Guy Davenport’s Elusive Prose


From the Archive

London Tower Bridge, 1901.


Our complete digital archive is available now. Subscribers can read every piece—every story and poem, every essay, portfolio, and interview—from The Paris Review’s sixty-three-year history. Subscribe now and you can start reading 0ur back issues right away. You can also try a free ten-day trial period. Below, Norman Rush recommends a story from our Summer 1996 issue by Guy Davenport.

The other day I realized that the contemporary American writer whose personal journals I most wished I could read before I die was Guy Davenport. In my scan, I included masters in every specialty—poetry, the essay, plays, short and long fictions. It still came out Davenport.

And it was Davenport because of his achievements in fiction. I mean his latter-day fictions. He tried, and then abandoned, the conventional narrative-driven change-of-consciousness short story early in his career while distinguishing himself in poetry, translation, and criticism. Twenty years elapsed, and then he emerged, utterly remade, as a creator of experimental prose works. his stories are unique constructs. They are put together with elegant skill and power and tend toward the unclassifiable. In fact, scrutinous readers may change their minds more than once in the matter of what exactly it is that they are reading: Are these essentially armatures for Davenport’s aphorisms and philosophical asides? Are they primarily demonstrations of the possibilities in the interpenetration of poetic and prose forms (and visual—he sometimes illustrated his pieces). Are they freestanding baubles? In his “inhabiting,” in his writing, of the minds of iconic figures in the history of Western art and thought, is he being obscurely didactic? Is he subtly deconstructing the inner lives of culture heroes like Picasso and Diogenes?—What?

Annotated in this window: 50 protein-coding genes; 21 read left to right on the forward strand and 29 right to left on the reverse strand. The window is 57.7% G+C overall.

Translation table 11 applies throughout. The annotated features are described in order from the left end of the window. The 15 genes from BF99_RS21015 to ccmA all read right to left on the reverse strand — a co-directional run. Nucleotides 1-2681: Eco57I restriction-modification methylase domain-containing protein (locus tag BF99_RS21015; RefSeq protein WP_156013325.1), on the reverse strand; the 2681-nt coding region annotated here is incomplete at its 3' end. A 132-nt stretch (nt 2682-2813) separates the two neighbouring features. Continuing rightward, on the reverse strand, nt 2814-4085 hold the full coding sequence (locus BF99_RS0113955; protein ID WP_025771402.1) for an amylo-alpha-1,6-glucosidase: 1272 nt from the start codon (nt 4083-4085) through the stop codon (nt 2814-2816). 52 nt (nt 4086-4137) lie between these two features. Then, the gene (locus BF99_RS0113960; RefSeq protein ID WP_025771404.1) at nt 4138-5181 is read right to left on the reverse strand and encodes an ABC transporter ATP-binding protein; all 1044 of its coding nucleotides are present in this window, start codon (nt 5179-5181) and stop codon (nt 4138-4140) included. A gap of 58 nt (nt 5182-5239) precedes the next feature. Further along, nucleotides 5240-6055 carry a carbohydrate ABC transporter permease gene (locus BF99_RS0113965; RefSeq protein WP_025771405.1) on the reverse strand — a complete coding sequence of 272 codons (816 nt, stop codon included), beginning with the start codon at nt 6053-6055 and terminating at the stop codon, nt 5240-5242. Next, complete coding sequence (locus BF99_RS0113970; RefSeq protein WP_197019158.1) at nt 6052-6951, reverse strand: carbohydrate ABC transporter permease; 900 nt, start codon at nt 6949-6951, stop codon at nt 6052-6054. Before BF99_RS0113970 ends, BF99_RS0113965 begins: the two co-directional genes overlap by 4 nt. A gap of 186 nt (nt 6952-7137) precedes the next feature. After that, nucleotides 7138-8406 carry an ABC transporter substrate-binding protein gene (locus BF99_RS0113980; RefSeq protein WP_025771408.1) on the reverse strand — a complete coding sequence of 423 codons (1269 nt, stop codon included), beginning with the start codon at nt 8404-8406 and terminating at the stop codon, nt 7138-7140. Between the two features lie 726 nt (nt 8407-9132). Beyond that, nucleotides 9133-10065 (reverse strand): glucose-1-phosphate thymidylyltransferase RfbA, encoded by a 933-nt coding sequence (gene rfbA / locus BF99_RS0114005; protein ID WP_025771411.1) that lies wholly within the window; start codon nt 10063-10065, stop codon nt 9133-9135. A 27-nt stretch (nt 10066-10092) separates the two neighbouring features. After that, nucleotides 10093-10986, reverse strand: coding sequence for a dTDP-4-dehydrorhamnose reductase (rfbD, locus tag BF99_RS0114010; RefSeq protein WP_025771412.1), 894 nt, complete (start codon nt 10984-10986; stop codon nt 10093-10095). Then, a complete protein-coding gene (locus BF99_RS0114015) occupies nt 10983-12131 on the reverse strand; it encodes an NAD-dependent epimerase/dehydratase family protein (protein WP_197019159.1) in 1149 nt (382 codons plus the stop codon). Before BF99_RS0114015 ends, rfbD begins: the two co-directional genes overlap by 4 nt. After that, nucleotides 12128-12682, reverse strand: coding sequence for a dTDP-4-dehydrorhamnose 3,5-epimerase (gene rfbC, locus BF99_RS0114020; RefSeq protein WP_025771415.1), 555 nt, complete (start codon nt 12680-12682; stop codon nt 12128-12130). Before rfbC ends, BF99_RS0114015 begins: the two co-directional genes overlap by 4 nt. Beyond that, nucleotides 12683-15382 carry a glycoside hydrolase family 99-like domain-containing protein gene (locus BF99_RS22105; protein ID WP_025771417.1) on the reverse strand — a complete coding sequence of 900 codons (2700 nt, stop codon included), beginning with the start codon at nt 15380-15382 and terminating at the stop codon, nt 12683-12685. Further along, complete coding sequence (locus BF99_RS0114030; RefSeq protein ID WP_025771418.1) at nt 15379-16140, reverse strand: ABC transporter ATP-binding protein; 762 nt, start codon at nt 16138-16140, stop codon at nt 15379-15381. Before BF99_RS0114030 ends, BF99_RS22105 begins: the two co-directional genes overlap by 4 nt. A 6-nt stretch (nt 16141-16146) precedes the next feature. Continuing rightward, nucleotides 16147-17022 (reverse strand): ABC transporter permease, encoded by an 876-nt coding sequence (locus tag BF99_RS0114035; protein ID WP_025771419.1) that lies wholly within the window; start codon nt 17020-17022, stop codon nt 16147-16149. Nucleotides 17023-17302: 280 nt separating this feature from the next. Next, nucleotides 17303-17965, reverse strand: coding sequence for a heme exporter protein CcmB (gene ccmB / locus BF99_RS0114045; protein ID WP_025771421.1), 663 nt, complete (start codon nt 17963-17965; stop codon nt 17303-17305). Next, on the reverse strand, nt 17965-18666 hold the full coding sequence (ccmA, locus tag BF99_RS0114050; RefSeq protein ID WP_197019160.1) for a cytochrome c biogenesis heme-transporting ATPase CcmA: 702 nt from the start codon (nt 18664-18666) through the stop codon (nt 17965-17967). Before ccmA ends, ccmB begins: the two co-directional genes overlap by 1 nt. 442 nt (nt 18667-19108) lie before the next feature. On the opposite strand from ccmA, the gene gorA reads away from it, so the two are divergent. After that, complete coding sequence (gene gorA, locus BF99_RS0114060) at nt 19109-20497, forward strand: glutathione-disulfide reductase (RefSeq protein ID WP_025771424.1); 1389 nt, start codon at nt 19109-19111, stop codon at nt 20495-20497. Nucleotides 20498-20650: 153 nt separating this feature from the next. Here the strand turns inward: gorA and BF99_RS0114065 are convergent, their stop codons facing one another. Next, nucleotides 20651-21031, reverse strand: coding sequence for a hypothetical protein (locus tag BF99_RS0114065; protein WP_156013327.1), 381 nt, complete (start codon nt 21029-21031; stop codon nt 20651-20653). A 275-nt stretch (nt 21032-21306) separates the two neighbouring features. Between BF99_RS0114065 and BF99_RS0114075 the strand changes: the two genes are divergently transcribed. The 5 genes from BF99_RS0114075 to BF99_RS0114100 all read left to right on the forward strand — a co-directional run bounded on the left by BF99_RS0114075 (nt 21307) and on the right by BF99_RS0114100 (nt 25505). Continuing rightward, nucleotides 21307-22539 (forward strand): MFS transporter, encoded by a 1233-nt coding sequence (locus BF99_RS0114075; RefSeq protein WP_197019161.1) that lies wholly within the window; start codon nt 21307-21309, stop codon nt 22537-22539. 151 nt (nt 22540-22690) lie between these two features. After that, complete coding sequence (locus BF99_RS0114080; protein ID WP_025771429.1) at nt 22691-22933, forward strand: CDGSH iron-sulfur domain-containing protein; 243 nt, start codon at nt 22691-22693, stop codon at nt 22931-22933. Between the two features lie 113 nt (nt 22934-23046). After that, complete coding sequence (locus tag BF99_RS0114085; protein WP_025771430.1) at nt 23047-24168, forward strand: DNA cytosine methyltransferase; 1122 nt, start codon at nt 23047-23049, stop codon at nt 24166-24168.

Whether there is a larger subliminal architecture connecting Davenport’s diverse works—something like the scaffolding of myth in Joyce’s Ulysses, but subtler—is a question on which professional critics will disagree. (Interestingly, the first doctorate on James Joyce produced at Oxford University was by Guy Davenport.) Certainly there is a sexual subtheme that surfaces often enough in the stories (although not in “Dinner at the Bank of England”) and most explicitly in his one novel, or suite of linked stories, Apples and Pears. His lyrical homoerotic and androgynic scenes have led to unease in some readers and doubtless played some role in the consistency with which mainstream literary honors eluded him.

I shouldn’t emphasize the figuring-out or puzzle-solving processes in reading Davenport’s works. That element is reflexive, and it takes place against the foremost and overwhelming pleasures of craft, surprise, indelible smiles, and on …

So yes, Davenport is elusive, but the expedition to find him is its own reward.

This essay appeared in Object Lessons: ‘The Paris Review’ Presents the Art of the Short Story.